Lighting professionals can use the CS calculator to compare the effectiveness of various light sources for stimulating the circadian system. The CS calculator utilizes the CS metric, a measure of how one-hour exposure to a light source of a certain SPD and light level stimulates the human circadian system, as measured by acute melatonin suppression.

Click here to learn more and download the calculator.

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DOE Evaluates LED Industrial Luminaires

I wrote the below news item for the September issue of tED Magazine. Reprinted with permission. High- and low-bay luminaires are common in industrial applications such as warehouses and manufacturing…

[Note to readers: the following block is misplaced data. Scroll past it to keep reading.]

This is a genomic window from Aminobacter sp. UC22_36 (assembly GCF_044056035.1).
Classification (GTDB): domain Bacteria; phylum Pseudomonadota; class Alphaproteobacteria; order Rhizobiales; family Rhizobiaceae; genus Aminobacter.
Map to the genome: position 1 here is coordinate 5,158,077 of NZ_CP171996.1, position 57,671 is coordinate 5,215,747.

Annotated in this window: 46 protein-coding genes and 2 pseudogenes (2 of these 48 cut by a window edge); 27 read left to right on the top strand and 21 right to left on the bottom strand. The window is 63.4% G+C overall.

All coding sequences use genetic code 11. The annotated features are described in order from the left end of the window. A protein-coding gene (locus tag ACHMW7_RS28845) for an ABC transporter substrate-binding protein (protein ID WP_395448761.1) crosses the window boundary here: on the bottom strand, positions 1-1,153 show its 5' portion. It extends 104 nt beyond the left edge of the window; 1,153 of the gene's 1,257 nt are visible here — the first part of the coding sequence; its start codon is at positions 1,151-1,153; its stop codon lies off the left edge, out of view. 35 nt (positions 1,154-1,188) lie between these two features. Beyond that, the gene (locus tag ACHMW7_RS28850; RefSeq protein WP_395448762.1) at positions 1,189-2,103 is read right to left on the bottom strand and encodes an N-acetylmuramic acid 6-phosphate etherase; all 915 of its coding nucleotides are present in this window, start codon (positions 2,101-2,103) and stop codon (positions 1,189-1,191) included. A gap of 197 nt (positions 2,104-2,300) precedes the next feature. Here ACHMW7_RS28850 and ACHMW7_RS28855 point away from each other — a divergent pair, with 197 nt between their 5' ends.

I wrote the below news item for the September issue of tED Magazine. Reprinted with permission.

High- and low-bay luminaires are common in industrial applications such as warehouses and manufacturing but also certain commercial applications such as big-box stores. “High bay” frequently refers to luminaires mounted at a height over 20 feet, “low bay” up to 20 feet. Due to the greater distance between the luminaire and the task, more light output is required—commonly 5,000 to 20,000 lumens per low-bay luminaire and 15,000 to 100,000 lumens per high-bay luminaire.

According to the U.S. Department of Energy (DOE), industrial luminaires represented 15 percent of all lighting energy consumption in 2015. These luminaires represent a significant amount of wattage and have long operating periods (at least 12 hours per day), making them a suitable candidate for replacement by more-efficient LED alternatives. DOE estimated LED penetration at six percent of this market in 2015, showing plenty of room for growth.